Acts 25:1-27

25 Three days after arriving in the province, Festus went up from Caesarea to Jerusalem, where the chief priests and the Jewish leaders appeared before him and presented the charges against Paul. They requested Festus, as a favor to them, to have Paul transferred to Jerusalem, for they were preparing an ambush to kill him along the way. Festus answered, “Paul is being held at Caesarea, and I myself am going there soon. Let some of your leaders come with me, and if the man has done anything wrong, they can press charges against him there.”

After spending eight or ten days with them, Festus went down to Caesarea. The next day he convened the court and ordered that Paul be brought before him. When Paul came in, the Jews who had come down from Jerusalem stood around him. They brought many serious charges against him, but they could not prove them.

Then Paul made his defense: “I have done nothing wrong against the Jewish law or against the temple or against Caesar.”

Festus, wishing to do the Jews a favor, said to Paul, “Are you willing to go up to Jerusalem and stand trial before me there on these charges?”

10 Paul answered: “I am now standing before Caesar’s court, where I ought to be tried. I have not done any wrong to the Jews, as you yourself know very well. 11 If, however, I am guilty of doing anything deserving death, I do not refuse to die. But if the charges brought against me by these Jews are not true, no one has the right to hand me over to them. I appeal to Caesar!”

12 After Festus had conferred with his council, he declared: “You have appealed to Caesar. To Caesar you will go!”

13 A few days later King Agrippa and Bernice arrived at Caesarea to pay their respects to Festus. 14 Since they were spending many days there, Festus discussed Paul’s case with the king. He said: “There is a man here whom Felix left as a prisoner. 15 When I went to Jerusalem, the chief priests and the elders of the Jews brought charges against him and asked that he be condemned.

16 “I told them that it is not the Roman custom to hand over anyone before they have faced their accusers and have had an opportunity to defend themselves against the charges. 17 When they came here with me, I did not delay the case, but convened the court the next day and ordered the man to be brought in. 18 When his accusers got up to speak, they did not charge him with any of the crimes I had expected. 19 Instead, they had some points of dispute with him about their own religion and about a dead man named Jesus who Paul claimed was alive. 20 I was at a loss how to investigate such matters; so I asked if he would be willing to go to Jerusalem and stand trial there on these charges. 21 But when Paul made his appeal to be held over for the Emperor’s decision, I ordered him held until I could send him to Caesar.”

22 Then Agrippa said to Festus, “I would like to hear this man myself.”

He replied, “Tomorrow you will hear him.”

23 The next day Agrippa and Bernice came with great pomp and entered the audience room with the high-ranking military officers and the prominent men of the city. At the command of Festus, Paul was brought in. 24 Festus said: “King Agrippa, and all who are present with us, you see this man! The whole Jewish community has petitioned me about him in Jerusalem and here in Caesarea, shouting that he ought not to live any longer. 25 I found he had done nothing deserving of death, but because he made his appeal to the Emperor I decided to send him to Rome. 26 But I have nothing definite to write to His Majesty about him. Therefore I have brought him before all of you, and especially before you, King Agrippa, so that as a result of this investigation I may have something to write. 27 For I think it is unreasonable to send a prisoner on to Rome without specifying the charges against him.”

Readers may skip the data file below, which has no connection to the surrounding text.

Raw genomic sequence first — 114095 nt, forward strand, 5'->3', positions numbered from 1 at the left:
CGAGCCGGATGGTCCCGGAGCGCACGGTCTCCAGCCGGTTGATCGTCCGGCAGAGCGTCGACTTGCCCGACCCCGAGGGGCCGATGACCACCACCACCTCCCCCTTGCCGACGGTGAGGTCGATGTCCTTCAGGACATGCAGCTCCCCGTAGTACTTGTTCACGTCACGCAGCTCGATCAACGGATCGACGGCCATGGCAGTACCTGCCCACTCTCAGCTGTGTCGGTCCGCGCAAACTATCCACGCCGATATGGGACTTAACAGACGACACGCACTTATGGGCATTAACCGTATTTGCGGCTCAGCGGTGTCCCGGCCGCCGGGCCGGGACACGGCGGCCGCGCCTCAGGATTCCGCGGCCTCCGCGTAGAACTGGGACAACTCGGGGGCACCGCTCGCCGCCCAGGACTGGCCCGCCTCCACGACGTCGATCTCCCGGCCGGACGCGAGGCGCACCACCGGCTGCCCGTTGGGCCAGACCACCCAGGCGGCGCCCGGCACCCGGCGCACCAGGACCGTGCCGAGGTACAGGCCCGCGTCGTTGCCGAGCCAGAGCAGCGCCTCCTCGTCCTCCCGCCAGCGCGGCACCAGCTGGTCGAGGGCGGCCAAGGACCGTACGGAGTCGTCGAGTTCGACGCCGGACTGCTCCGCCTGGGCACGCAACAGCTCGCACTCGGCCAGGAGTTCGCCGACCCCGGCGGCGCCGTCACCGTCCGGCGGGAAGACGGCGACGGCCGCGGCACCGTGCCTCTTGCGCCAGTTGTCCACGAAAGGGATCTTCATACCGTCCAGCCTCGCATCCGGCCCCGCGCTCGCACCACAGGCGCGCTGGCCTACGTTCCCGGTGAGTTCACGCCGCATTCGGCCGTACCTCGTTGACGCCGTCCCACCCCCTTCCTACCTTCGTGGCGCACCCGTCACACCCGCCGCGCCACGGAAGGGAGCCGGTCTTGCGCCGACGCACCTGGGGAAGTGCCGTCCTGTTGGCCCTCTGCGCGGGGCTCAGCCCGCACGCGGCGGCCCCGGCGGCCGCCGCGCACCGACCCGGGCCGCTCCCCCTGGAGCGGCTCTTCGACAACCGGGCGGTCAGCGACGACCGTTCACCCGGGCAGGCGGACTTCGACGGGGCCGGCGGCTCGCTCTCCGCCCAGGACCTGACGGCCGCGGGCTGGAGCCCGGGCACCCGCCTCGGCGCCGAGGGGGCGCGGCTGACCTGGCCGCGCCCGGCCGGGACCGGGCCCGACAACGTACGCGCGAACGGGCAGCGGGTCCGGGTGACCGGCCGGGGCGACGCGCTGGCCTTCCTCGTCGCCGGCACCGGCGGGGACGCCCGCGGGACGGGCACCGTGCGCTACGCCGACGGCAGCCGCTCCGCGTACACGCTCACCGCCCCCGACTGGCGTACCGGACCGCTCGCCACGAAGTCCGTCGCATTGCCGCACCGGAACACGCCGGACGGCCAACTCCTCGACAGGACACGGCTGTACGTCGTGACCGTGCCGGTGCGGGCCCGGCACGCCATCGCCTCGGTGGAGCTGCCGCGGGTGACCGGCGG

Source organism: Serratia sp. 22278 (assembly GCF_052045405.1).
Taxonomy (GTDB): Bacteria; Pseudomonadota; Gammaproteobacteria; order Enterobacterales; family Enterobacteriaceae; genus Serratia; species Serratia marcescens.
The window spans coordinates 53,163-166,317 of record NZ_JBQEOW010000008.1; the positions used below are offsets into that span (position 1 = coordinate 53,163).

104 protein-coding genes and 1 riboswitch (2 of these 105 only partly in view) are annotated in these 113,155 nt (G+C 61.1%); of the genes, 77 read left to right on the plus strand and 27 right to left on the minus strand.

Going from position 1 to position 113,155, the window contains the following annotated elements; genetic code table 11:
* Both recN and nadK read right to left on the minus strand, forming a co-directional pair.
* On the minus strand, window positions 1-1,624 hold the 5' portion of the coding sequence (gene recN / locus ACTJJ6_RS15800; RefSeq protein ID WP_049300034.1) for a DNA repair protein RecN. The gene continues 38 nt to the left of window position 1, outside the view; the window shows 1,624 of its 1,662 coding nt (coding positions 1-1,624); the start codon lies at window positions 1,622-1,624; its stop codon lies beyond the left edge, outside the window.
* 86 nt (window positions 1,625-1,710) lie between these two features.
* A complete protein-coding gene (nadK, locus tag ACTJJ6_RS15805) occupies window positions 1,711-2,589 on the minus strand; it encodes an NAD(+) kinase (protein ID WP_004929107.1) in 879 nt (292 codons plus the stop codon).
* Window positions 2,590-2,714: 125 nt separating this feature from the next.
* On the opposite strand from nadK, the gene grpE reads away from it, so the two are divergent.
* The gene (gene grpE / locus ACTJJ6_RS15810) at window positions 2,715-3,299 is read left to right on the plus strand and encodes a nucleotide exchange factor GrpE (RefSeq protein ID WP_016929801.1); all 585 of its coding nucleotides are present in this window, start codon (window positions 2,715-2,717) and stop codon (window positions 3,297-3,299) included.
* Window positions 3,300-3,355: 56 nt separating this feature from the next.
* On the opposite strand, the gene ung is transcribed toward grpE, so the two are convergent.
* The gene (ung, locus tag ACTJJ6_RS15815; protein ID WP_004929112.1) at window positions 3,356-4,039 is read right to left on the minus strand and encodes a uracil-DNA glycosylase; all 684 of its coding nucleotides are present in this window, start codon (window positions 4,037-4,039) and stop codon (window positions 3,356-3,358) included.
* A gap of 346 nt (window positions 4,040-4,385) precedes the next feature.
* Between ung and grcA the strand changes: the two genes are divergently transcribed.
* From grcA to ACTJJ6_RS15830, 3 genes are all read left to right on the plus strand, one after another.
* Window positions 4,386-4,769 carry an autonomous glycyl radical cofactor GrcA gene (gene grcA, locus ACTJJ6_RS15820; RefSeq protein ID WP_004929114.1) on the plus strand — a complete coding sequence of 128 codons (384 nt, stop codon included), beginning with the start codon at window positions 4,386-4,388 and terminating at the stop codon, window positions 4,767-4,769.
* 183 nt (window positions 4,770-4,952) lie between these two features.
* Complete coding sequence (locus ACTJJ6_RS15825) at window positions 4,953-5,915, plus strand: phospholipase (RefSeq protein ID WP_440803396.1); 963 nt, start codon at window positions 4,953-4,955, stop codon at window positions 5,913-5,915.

There’s a well-known line J.K. Rowlings’ Harry Potter and the Sorcerer’s Stone. It reads, ““It takes a great deal of bravery to stand up to our enemies, but just as much to stand up to our friends.” We can all relate to that statement. It’s much easier to stand up against people who seek to do us harm, but that becomes increasingly difficult with those for whom we have great affection.


The apostle Paul finds himself in this kind of a situation in the 25th chapter of the book of Acts. Paul has been sharing the Gospel with the Gentiles, and it has been highly controversial. His fellow Jews are angry at Paul’s decision. In fact, in a few chapters prior, we discover that some had vowed not to eat anymore until they saw Paul dead, and yet Paul, knowing of this plot, continues to preach this message to both Jew and Gentile alike.


Why does Paul do this? Is it courage? Is Paul simply a paragon of bravery? His ministry was courageous, it’s something more than that. Paul has faith—a kind of faith that trusts God exclusively, and he is willing to lay down his life to spread the Gospel “in Jerusalem, and in all Judea and Samaria, and to the ends of the earth.”


When we trust God, we are infused with the kind of grace that gives us the ability to freely do the work to which we are called. That kind of faith can survive the storms the blow through our lives. It can survive job terminations, the death of a loved one, obstacles in our marriages and with our kids, or the fear to take on new adventures. That kind of faith lasts and empowers us to live free, and to live well.


Reflection Questions

In what ways has trusting God been difficult for you?

What are some of your barriers to trusting God?

How has that affected some decisions you need to make?

In what area(s) in your life do you need to entrust to God?